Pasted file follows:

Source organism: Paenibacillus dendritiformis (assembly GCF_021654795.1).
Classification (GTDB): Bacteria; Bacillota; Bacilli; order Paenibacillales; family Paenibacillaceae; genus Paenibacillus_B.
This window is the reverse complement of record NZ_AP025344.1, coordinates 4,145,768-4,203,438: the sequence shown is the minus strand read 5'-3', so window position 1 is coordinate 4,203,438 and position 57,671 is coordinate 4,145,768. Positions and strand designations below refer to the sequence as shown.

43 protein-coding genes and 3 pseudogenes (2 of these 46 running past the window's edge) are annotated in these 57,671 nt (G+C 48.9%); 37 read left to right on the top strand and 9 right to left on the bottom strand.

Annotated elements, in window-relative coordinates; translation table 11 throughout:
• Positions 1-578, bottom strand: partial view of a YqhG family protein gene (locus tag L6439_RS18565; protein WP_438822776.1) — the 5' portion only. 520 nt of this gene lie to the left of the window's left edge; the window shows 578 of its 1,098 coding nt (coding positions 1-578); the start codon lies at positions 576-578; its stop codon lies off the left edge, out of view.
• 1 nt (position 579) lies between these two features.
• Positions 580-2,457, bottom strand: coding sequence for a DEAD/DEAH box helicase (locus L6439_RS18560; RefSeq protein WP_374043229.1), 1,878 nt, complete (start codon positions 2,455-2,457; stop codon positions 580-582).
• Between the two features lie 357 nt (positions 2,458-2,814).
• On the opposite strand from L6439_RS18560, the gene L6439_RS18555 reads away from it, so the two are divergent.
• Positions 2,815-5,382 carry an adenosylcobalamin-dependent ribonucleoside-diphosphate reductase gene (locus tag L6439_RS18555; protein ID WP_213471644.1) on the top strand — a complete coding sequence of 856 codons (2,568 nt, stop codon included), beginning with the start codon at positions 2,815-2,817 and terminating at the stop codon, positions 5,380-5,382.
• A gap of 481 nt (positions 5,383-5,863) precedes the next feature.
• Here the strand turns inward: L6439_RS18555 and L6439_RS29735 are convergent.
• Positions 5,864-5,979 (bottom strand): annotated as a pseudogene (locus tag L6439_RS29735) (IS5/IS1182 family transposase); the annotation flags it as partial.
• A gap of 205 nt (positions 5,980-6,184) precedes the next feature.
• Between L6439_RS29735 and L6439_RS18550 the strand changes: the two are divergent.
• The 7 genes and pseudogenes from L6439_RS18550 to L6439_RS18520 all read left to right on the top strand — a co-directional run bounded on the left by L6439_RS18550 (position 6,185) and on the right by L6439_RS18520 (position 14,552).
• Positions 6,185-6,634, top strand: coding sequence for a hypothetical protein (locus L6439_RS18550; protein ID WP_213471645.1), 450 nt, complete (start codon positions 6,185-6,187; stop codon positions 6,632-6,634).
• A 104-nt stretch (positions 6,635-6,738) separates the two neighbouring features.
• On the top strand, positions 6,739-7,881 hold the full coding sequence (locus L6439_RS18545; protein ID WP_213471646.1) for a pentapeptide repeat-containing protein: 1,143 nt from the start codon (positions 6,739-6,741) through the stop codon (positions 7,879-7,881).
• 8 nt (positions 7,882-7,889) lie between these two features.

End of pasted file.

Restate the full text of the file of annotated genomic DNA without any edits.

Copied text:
Source organism: Paenibacillus dendritiformis (assembly GCF_021654795.1).
Classification (GTDB): Bacteria; Bacillota; Bacilli; order Paenibacillales; family Paenibacillaceae; genus Paenibacillus_B.
This window is the reverse complement of record NZ_AP025344.1, coordinates 4,145,768-4,203,438: the sequence shown is the minus strand read 5'-3', so window position 1 is coordinate 4,203,438 and position 57,671 is coordinate 4,145,768. Positions and strand designations below refer to the sequence as shown.

43 protein-coding genes and 3 pseudogenes (2 of these 46 running past the window's edge) are annotated in these 57,671 nt (G+C 48.9%); 37 read left to right on the top strand and 9 right to left on the bottom strand.

Annotated elements, in window-relative coordinates; translation table 11 throughout:
• Positions 1-578, bottom strand: partial view of a YqhG family protein gene (locus tag L6439_RS18565; protein WP_438822776.1) — the 5' portion only. 520 nt of this gene lie to the left of the window's left edge; the window shows 578 of its 1,098 coding nt (coding positions 1-578); the start codon lies at positions 576-578; its stop codon lies off the left edge, out of view.
• 1 nt (position 579) lies between these two features.
• Positions 580-2,457, bottom strand: coding sequence for a DEAD/DEAH box helicase (locus L6439_RS18560; RefSeq protein WP_374043229.1), 1,878 nt, complete (start codon positions 2,455-2,457; stop codon positions 580-582).
• Between the two features lie 357 nt (positions 2,458-2,814).
• On the opposite strand from L6439_RS18560, the gene L6439_RS18555 reads away from it, so the two are divergent.
• Positions 2,815-5,382 carry an adenosylcobalamin-dependent ribonucleoside-diphosphate reductase gene (locus tag L6439_RS18555; protein ID WP_213471644.1) on the top strand — a complete coding sequence of 856 codons (2,568 nt, stop codon included), beginning with the start codon at positions 2,815-2,817 and terminating at the stop codon, positions 5,380-5,382.
• A gap of 481 nt (positions 5,383-5,863) precedes the next feature.
• Here the strand turns inward: L6439_RS18555 and L6439_RS29735 are convergent.
• Positions 5,864-5,979 (bottom strand): annotated as a pseudogene (locus tag L6439_RS29735) (IS5/IS1182 family transposase); the annotation flags it as partial.
• A gap of 205 nt (positions 5,980-6,184) precedes the next feature.
• Between L6439_RS29735 and L6439_RS18550 the strand changes: the two are divergent.
• The 7 genes and pseudogenes from L6439_RS18550 to L6439_RS18520 all read left to right on the top strand — a co-directional run bounded on the left by L6439_RS18550 (position 6,185) and on the right by L6439_RS18520 (position 14,552).
• Positions 6,185-6,634, top strand: coding sequence for a hypothetical protein (locus L6439_RS18550; protein ID WP_213471645.1), 450 nt, complete (start codon positions 6,185-6,187; stop codon positions 6,632-6,634).
• A 104-nt stretch (positions 6,635-6,738) separates the two neighbouring features.
• On the top strand, positions 6,739-7,881 hold the full coding sequence (locus L6439_RS18545; protein ID WP_213471646.1) for a pentapeptide repeat-containing protein: 1,143 nt from the start codon (positions 6,739-6,741) through the stop codon (positions 7,879-7,881).
• 8 nt (positions 7,882-7,889) lie between these two features.